The New York Hat

The New York Hat

Filming date: finished November 1912 
Filming location: East Coast 
Release date, 5 December 1912; reissued by Biograph, 6 November 1916 
Release length: 999 feet 
Copyright date: 5 December 1912
 
Director: D.W. Griffith 
Author: Anita Loos 
Camera: G.W. Bitzer 
Cast: Mary Pickford (Young woman); Charles Hill Mailes (Her father); Kate 
Bruce (Her mother); Lionel Barrymore (Minister); Alfred Paget (Doctor); Claire 
McDowell, Mae Marsh, Clara T. Bracey (Gossips); Madge Kirby (Shopkeeper); 
Lillian Gish, Gertrude Bambrick, W.C. Robinson (In shop); Jack Pickford, 
Lillian Gish, Robert Harron, Gertrude Bambrick (Outside church); Walter P. 
Lewis, John T. Dillon, Adolph Lestina (Church board); Madge Kirby (At mother's 
deathbed); Kathleen Butler, Marguerite Marsh (Window shoppers)
Produced by American Biograph
 

Synopsis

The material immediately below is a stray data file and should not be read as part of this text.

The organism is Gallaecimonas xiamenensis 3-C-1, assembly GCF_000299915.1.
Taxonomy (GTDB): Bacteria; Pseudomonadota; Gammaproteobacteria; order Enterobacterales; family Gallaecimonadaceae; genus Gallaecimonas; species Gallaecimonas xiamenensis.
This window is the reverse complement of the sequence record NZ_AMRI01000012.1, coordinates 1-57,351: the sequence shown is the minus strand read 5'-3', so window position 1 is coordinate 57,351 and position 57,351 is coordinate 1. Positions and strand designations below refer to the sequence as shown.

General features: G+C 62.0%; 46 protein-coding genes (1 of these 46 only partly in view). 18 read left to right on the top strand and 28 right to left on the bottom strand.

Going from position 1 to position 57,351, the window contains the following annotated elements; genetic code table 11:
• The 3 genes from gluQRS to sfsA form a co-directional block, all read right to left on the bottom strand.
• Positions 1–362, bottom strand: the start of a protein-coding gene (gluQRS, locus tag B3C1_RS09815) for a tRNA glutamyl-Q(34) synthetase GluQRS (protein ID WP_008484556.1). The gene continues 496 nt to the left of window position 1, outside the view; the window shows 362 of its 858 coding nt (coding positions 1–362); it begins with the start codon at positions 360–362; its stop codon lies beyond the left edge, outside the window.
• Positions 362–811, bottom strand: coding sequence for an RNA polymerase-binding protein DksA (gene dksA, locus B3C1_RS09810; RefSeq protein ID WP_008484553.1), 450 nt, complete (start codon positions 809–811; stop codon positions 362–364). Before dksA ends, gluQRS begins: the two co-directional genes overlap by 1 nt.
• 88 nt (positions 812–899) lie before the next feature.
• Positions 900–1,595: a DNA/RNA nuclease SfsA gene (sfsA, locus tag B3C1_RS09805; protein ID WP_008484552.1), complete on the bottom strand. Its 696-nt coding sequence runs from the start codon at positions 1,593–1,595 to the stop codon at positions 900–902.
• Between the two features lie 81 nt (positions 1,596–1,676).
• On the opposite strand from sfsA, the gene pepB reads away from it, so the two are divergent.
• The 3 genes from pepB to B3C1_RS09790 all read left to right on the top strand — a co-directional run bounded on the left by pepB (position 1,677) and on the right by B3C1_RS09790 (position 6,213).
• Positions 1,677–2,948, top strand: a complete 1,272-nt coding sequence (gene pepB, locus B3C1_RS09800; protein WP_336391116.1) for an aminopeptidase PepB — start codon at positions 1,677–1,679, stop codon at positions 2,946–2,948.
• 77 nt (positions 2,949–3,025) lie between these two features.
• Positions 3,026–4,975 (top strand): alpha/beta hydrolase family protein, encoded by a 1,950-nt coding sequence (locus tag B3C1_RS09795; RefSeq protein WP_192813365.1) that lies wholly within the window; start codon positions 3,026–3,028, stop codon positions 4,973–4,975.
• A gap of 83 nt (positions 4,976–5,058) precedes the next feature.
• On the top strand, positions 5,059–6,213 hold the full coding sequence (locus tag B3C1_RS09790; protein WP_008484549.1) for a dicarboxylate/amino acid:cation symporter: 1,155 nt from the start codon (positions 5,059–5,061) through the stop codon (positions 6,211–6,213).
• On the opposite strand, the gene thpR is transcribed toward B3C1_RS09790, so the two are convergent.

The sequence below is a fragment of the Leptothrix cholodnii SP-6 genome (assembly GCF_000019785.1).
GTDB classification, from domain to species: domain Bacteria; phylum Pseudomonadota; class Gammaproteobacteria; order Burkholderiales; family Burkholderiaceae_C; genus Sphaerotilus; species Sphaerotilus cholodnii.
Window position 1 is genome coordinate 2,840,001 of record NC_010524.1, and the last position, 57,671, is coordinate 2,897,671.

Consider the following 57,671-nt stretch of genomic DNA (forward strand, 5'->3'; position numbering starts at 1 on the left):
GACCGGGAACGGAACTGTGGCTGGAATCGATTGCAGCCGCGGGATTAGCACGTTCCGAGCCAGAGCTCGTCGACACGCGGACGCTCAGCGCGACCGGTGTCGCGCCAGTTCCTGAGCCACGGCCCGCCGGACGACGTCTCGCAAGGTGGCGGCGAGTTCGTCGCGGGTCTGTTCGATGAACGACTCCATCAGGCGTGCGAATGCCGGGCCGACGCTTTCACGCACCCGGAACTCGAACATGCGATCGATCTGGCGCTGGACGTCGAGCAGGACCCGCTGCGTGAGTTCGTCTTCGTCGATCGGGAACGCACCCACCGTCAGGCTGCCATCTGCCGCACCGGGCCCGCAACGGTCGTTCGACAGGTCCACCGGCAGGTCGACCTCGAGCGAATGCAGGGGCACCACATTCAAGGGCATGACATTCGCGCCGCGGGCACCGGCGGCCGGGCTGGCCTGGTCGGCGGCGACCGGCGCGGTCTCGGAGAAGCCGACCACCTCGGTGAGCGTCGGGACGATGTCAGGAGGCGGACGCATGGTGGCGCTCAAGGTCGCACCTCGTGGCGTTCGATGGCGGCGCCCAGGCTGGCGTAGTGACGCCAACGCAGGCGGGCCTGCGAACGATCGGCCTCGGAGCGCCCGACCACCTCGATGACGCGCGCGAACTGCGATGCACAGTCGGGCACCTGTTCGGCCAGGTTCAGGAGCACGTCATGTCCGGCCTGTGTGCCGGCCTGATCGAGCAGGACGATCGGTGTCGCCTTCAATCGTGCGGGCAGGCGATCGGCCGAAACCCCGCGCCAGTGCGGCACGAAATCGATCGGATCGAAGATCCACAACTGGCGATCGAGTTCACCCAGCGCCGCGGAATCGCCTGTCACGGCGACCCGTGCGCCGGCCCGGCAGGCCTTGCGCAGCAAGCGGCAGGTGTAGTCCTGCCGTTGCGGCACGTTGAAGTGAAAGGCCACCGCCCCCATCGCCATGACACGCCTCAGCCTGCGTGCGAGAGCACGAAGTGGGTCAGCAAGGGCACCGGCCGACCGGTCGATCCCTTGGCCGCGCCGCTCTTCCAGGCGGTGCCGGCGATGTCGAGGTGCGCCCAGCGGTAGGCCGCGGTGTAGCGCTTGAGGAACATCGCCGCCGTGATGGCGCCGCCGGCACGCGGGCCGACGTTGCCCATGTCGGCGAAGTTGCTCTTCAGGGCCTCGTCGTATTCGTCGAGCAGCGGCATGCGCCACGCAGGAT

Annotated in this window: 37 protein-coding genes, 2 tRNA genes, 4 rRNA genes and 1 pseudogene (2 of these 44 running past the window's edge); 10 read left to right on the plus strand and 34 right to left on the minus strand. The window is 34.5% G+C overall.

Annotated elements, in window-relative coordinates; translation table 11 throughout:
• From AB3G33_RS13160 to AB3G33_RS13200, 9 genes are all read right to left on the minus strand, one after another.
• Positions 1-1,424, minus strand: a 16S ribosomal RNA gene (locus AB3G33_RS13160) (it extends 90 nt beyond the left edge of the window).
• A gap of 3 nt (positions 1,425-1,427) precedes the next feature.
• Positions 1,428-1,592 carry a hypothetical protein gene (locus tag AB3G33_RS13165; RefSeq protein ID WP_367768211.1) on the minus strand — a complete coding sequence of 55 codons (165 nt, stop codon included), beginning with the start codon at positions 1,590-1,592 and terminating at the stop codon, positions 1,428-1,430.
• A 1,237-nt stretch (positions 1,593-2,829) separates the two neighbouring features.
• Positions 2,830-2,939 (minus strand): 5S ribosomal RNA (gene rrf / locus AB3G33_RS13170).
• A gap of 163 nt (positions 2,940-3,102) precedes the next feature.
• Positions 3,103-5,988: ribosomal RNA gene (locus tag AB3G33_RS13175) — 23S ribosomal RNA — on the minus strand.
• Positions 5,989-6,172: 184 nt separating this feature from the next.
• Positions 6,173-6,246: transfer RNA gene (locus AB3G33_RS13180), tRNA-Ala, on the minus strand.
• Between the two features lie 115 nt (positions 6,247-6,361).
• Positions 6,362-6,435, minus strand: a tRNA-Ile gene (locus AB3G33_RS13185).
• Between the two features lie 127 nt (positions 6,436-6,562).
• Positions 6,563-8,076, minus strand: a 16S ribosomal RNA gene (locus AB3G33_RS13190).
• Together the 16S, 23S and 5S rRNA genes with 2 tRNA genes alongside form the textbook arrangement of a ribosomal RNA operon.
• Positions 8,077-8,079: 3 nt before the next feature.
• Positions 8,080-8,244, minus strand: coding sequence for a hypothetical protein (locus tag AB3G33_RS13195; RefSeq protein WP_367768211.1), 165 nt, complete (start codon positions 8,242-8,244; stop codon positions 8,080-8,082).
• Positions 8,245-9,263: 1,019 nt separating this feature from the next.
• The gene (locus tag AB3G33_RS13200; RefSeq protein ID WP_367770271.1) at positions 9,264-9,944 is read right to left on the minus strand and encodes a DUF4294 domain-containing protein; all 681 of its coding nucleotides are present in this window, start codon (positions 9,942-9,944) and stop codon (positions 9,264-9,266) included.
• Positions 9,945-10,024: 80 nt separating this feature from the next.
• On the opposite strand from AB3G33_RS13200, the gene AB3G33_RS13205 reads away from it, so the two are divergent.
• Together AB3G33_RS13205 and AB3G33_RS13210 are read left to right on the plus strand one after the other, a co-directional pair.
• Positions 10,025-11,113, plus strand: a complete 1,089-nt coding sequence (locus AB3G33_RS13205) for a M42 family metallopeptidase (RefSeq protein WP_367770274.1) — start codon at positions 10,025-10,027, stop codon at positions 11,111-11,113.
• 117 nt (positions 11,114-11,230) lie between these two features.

From Copyright Material submitted to the Library of Congress: When Mary's mother is dying, the young minister is summoned to the bedside. There, surrounded by the leading members of the church, she gives the minister a small pasteboard box requesting that he open it in secret. The young minister, after attempting to cheer up the austere father and the shy but sincere daughter, returns to the parsonage and opens the packet. It contains a few bills and numerous coins of various denominations. The minister also finds a letter which reads: "My Beloved Pastor: My husband worked me to death, but I have managed to save a little sum. Take it and from time to time buy my daughter the bits of finery she has always been denied. Let no one know. Mary Harding." After her mother's death, perhaps Mary, the daughter, does not find things going quite as smoothly, but she has been schooled all her life in repression. Her father is the sturdy old New England character, possessed of all the faults and none the virtues of this type. Mary's shy manners and queer clothes cause silly comment among the young people and the older people are too busy to bother with her. Some time after her mother's death, at the opening of the picture, Mary is looking in the glass in the old dining-room, and becomes dissatisfied with her small old black velvet hat that sits on her head like a small half-baked pancake. She summons up courage to ask her father for a new hat but is met with an emphatic refusal. After further inspection of herself in the glass, Mary decides to go out without any hat. Her one and only black glove, left from her mother's past finery, she doubles over in one hand giving the appearance of two gloves, and walks down the street in her mincing shy little steps holding her one glove out in front of her, as if to declare to the world that she was not without her finery. She passes two girls of the village who receive her smiling face kindly enough, but refuse to accept her society and smile at her odd appearance on her departure. Now, at the local millinery store there has just been received a hat from New York with the magnificent price of ten dollars attached. It is the sensation of the village, and many village maids pass by with longing eyes or are dragged away by disapproving mammas. Three gossips high in the affairs of the church are also attracted by the hat, but after a careful inspection inside the store, they pass to more practical conceptions in the hat line. In the meantime, Mary passes the window and looks in. As she is gazing fondly on the beautiful creation, the minister happens along. He and Mary admire the hat together, and after her departure, remembering the bequest left by the mother, he goes into the store to inspect the hat. The ladies of the church within are immediately aroused to a high pitch of suppressed excitement. After bidding him a polite departure as befits the dignity of his position, they at once begin to speculate. But Mary at home is dreaming of the marvels of the wonderful hat, when the minister enters with a bandbox. He presents it to Mary with little comment and goes. When Mary opens the bandbox the sight staggers her and, falling back into the chair, it is some time before she can actually believe her dream is true, but it soon becomes a fascinating actuality when once it is on her head before the glass. Next Sunday morning, as her father is leaving for church before her, she attempts to tell him about the new hat, but he abruptly dismisses her, presumably thinking she is repeating the request for a new hat. Accordingly Mary dons her new acquisition, and parading her one glove, in her usual style, marches off to church alone. On the way, she passes and bows to other church goers in her innocent endeavor to display the hat, but it is not until after church that the minister and Mary really are linked in a scandal. On her way out of church, she expects to be grandly received into society since her new acquisition should place her on a higher social standing, but the other young people are inclined to regard her with mingled awe and amusement, and when she passes the three ladies on the Church Board, the gossips at the store who witnessed the purchase, their smile of indulgence changes to sudden and marked disapproval as they see on her head the hat bought by the minister. Later these three ladies meet the father on his way from church and acquaint him with the facts of the case. He arrives home before Mary. She enters guiltily, remembering the snubs received after church and hides her hat behind her. He demands that she bring it forth, and in a tirade proceeds to tear it to shreds. He leaves Mary hugging the remains of the fond creation to herself, while he goes forth to seek reparation from the minister. When Mary realizes this she hastens after him, and meets the Church Board on the way to the minister's to investigate the scandal. Mary intercepts them and arrives before them. In telling him she sinks on her knees before him and he lifts her face to better hear what she is saying, when the board arrives outside. The principal lady of the board peeps through the blind and sees them in this attitude. The men and women of the Board enter and demand an explanation. The minister shows them the bequest of the dead mother, and they are about to retire with apologies, when the father, having failed to find the minister at the church, comes into their midst. He also is shown the letter, and perhaps sees his characters in its true light for a moment. The Board departs, while the minister is suddenly filled with desire to assume another trust. Mary cannot believe her ears when the minister asks her to marry him and thus hush all scandal forever. She repeats the question to her father many times, until he tells her that it is the best way out of it and she then accepts the minister as befits a dutiful, simple maiden.